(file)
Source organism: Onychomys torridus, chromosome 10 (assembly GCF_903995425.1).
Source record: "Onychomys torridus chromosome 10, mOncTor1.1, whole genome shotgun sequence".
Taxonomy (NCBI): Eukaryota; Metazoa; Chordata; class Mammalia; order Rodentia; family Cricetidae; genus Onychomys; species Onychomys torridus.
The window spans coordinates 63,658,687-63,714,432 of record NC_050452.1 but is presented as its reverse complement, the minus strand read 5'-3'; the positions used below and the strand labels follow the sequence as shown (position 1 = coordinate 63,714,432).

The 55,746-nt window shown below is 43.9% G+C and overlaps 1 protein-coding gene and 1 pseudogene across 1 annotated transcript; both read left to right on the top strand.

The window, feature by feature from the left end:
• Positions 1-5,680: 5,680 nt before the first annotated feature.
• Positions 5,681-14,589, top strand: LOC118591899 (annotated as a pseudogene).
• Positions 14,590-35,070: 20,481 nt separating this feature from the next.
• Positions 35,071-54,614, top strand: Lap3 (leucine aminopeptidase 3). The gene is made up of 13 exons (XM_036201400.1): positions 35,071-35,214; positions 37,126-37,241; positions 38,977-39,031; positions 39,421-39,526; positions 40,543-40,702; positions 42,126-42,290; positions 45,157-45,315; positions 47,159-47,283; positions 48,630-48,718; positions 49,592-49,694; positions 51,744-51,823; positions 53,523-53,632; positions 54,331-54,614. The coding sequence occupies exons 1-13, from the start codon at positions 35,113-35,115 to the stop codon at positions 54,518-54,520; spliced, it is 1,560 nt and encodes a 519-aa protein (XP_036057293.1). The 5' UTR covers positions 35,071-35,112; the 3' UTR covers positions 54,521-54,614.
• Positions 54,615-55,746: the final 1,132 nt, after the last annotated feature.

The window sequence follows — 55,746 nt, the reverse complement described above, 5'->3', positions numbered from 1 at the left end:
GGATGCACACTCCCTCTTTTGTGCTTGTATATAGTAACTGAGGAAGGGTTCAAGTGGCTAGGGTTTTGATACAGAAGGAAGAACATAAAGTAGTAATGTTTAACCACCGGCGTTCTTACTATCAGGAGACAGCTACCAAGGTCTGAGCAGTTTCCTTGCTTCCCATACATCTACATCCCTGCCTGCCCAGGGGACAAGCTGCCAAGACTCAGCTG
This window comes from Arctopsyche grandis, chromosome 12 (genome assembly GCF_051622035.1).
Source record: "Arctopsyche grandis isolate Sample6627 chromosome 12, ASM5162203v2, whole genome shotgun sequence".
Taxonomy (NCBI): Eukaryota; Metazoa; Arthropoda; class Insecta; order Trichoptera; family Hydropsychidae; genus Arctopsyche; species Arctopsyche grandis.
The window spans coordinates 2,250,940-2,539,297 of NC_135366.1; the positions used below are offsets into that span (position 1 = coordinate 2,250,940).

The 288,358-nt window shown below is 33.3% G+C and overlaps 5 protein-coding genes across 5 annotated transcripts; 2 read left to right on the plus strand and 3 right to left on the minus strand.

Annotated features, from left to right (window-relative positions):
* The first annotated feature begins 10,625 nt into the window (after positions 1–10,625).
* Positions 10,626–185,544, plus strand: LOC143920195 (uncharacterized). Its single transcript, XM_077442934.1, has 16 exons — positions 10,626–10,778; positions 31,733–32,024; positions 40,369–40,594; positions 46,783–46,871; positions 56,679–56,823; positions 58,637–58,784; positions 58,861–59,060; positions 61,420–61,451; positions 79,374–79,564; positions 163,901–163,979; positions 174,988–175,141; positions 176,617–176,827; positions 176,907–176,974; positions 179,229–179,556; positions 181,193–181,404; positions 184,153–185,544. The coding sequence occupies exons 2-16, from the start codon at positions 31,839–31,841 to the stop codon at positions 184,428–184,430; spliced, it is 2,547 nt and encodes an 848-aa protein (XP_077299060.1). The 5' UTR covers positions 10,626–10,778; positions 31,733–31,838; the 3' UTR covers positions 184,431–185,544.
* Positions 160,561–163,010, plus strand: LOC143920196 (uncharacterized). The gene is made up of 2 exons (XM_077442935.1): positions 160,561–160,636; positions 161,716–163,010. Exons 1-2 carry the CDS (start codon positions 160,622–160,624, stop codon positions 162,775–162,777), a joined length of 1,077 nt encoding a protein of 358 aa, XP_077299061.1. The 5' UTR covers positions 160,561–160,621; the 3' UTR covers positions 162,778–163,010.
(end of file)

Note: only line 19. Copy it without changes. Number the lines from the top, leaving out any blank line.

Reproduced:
Annotated features, from left to right (window-relative positions):